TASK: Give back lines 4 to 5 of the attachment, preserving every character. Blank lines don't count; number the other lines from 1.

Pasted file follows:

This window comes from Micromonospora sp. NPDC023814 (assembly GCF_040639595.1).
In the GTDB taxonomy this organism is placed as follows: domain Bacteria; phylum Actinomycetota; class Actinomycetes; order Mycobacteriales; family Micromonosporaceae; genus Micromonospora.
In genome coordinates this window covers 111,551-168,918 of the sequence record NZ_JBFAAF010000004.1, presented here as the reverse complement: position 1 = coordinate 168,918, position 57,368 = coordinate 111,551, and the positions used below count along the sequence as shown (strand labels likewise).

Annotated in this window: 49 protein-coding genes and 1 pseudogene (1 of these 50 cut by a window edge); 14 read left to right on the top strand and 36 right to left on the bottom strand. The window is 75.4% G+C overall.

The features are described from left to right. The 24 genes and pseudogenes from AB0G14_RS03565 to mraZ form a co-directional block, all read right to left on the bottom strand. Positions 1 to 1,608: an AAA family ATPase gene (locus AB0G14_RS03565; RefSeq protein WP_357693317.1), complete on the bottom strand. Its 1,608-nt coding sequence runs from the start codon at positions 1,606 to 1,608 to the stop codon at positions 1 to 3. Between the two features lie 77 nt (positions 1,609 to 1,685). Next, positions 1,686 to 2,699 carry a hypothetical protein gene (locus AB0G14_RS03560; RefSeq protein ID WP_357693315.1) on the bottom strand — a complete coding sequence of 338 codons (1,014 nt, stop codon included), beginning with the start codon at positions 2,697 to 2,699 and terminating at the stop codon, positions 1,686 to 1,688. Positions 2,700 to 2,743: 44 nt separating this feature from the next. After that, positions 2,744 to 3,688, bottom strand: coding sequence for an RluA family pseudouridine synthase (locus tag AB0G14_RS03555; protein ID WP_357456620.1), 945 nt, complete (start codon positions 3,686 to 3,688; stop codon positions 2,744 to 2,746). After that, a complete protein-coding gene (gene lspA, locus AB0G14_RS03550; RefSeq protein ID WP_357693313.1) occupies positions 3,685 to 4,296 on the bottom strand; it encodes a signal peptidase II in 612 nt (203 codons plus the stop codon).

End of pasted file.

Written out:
Annotated in this window: 49 protein-coding genes and 1 pseudogene (1 of these 50 cut by a window edge); 14 read left to right on the top strand and 36 right to left on the bottom strand. The window is 75.4% G+C overall.

The features are described from left to right. The 24 genes and pseudogenes from AB0G14_RS03565 to mraZ form a co-directional block, all read right to left on the bottom strand. Positions 1 to 1,608: an AAA family ATPase gene (locus AB0G14_RS03565; RefSeq protein WP_357693317.1), complete on the bottom strand. Its 1,608-nt coding sequence runs from the start codon at positions 1,606 to 1,608 to the stop codon at positions 1 to 3. Between the two features lie 77 nt (positions 1,609 to 1,685). Next, positions 1,686 to 2,699 carry a hypothetical protein gene (locus AB0G14_RS03560; RefSeq protein ID WP_357693315.1) on the bottom strand — a complete coding sequence of 338 codons (1,014 nt, stop codon included), beginning with the start codon at positions 2,697 to 2,699 and terminating at the stop codon, positions 1,686 to 1,688. Positions 2,700 to 2,743: 44 nt separating this feature from the next. After that, positions 2,744 to 3,688, bottom strand: coding sequence for an RluA family pseudouridine synthase (locus tag AB0G14_RS03555; protein ID WP_357456620.1), 945 nt, complete (start codon positions 3,686 to 3,688; stop codon positions 2,744 to 2,746). After that, a complete protein-coding gene (gene lspA, locus AB0G14_RS03550; RefSeq protein ID WP_357693313.1) occupies positions 3,685 to 4,296 on the bottom strand; it encodes a signal peptidase II in 612 nt (203 codons plus the stop codon).